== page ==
This weekend proved to be quite different from the rest. Our group spent the weekend travelling to Monteverde, which consisted of beautiful mountains and rain forests. There were many activities to choose from including the zip lines and canopy tours, suspended bridges, coffee and horseback tours. We arrived in Monteverde Friday afternoon, after almost five hours on a bus, in which the last hour consisted of bumping and rolling around in our seats. We ate lunch in Santa Elena, a nearby town, and then proceeded on to our hotel, which was pretty amazing. Several students went to a Cheese Factory, while others ventured on to some nearby waterfalls. We ate dinner together at the hotel. Saturday morning we woke up early to go to the National Park and see some animals! Little did we know, there were no tour guides available. No worries, upon our arrival we spotted a quetzal, which immediately sparked the attention of our noted bird watching expert, Matt. We knew we could now guide ourselves through the park. The group split up and each of us took different routes. Each of us saw various animals and plants. We then regrouped and made our way back up the mountain to zip line. While many of us were afraid of heights, we all completed the zip lines and jumped from the ¨Tarzan swing.¨ I claimed to be a Liga soccer fan and one of the guides scarily placed the rope around my neck and not on my harness. Luckily, I was a good liar and convinced him I would become a new born Saprissa fan. I survived the jump and so did the rest of the group. The canopy tour lasted two hours, which for only thirty dollars, proved to be well worth it. There was the option of taking the bridge tours for ten more dollars. Many of the students took advantage of this incredible price. The canopy tour was one of my most memorable activities since arriving in Costa Rica. The guides were full of energy and used humor to divert attention away from the fear of gliding across a line connected only by a single harness. After we returned to the hotel, we had dinner together again and then celebrated Shannon´s birthday! The cake was different, not good, not bad, just different. We enjoyed its uniqueness. After a high class meal, most of us relaxed and read or spent time outside listening to music. Two students went to a local bar to watch the Carolina vs. Duke game. GO CAROLINA!!! On Sunday many of us went hiking while others enjoyed the luxuries of simply resting. This weekend was both adventurous and relaxing. Maybe next weekend will be spent at the beach. In Costa Rica, the opportunities to travel are unlimited!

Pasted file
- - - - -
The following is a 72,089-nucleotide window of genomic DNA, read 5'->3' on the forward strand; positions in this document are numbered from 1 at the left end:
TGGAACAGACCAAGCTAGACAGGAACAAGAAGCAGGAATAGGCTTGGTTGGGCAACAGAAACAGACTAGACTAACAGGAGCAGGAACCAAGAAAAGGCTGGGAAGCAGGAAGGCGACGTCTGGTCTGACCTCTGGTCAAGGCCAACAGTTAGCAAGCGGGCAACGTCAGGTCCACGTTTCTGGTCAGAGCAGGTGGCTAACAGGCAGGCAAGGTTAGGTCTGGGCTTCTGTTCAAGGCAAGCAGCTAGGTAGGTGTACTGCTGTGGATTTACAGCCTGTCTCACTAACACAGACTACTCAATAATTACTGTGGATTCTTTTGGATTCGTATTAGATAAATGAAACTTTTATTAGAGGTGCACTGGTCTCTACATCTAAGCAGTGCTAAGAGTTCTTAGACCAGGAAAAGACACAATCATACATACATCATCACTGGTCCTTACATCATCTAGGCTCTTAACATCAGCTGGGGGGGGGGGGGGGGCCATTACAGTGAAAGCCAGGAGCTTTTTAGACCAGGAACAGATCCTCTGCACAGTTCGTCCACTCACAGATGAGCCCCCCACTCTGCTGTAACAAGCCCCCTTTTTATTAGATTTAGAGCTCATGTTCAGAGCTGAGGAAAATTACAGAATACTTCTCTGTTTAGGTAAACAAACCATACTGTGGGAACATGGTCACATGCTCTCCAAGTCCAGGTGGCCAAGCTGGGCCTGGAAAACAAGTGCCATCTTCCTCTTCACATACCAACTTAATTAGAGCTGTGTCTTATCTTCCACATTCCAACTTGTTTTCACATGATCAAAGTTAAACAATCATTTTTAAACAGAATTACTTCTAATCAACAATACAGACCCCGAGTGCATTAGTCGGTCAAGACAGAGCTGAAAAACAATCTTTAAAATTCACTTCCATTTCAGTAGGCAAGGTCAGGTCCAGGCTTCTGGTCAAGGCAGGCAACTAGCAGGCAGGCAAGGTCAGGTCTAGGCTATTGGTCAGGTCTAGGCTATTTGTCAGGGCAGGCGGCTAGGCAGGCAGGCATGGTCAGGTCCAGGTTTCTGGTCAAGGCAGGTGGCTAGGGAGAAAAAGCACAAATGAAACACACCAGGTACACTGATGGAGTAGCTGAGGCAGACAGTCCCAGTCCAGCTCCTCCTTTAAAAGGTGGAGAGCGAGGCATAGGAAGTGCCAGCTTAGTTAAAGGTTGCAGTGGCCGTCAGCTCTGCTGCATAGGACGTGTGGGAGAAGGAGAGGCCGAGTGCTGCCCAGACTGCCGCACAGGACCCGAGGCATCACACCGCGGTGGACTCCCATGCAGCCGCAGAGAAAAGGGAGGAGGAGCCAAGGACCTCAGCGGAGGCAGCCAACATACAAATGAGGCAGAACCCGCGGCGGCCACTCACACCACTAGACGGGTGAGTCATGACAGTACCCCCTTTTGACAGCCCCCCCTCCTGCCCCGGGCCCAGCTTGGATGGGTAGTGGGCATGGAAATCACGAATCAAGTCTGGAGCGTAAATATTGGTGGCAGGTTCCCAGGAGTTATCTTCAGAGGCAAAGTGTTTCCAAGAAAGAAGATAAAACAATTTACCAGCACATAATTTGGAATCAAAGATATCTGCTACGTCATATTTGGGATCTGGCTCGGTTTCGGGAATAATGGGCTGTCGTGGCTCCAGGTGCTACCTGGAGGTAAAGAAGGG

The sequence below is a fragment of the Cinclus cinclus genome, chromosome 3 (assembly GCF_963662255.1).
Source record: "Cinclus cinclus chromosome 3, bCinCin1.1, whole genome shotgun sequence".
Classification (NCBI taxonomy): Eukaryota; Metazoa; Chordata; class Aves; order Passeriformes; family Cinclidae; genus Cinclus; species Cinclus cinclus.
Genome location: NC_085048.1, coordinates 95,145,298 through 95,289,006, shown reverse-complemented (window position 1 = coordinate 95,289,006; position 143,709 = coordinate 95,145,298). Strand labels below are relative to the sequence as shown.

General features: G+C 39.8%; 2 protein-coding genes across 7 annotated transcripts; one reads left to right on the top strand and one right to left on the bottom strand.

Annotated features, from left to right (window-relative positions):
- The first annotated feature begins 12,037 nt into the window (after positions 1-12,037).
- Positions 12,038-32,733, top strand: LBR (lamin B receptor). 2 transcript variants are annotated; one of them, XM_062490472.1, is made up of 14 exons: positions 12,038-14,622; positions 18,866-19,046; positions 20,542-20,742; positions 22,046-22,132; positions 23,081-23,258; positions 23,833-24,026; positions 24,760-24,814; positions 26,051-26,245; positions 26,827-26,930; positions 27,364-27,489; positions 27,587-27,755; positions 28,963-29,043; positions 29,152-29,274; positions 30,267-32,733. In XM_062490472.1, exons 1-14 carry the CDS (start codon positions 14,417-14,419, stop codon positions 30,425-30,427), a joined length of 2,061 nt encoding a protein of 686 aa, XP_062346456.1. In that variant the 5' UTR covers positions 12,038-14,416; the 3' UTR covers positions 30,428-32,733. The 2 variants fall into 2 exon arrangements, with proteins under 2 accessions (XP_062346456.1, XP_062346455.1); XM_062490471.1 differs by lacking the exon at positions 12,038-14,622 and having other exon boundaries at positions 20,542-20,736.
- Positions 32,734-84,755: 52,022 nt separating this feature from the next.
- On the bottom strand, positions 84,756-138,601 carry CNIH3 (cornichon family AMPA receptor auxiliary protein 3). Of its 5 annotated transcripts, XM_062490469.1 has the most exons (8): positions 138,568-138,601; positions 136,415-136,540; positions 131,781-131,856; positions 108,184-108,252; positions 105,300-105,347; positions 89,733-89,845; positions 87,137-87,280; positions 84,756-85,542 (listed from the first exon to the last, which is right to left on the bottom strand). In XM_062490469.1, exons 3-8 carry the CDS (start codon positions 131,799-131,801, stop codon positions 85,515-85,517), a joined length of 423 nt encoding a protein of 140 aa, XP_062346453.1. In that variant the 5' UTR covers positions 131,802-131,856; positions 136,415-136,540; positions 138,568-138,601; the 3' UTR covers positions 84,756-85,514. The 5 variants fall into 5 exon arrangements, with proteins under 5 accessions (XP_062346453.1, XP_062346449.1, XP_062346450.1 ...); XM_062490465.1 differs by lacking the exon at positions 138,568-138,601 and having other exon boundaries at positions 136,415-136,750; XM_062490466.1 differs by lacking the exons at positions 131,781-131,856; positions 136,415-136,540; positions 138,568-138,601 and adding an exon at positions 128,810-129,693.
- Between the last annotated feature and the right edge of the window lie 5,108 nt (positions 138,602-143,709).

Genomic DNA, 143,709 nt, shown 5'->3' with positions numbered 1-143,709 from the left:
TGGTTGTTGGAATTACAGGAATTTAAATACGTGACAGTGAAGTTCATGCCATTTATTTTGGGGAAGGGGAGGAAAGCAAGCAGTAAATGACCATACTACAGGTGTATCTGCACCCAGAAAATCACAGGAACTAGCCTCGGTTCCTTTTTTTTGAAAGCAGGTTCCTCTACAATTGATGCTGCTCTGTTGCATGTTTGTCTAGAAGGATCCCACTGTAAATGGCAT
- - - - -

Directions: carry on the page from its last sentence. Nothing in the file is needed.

Kristin Sutej


March 14, 2008

This picture was taken by a tour guide through his spotting scope at the Monteverde Reserve on March 9. The quetzal is a member of an endangered species. As long as forests are preserved, they will be in no danger.  The male (in this photo) has a long tail.  The favorite fruit for the quetzal is the aguacatillo, a small avocado.   As Elon students entered the reserve on Saturday, March 8, they were able to see a quetzal in a fruit tree near the parking lot.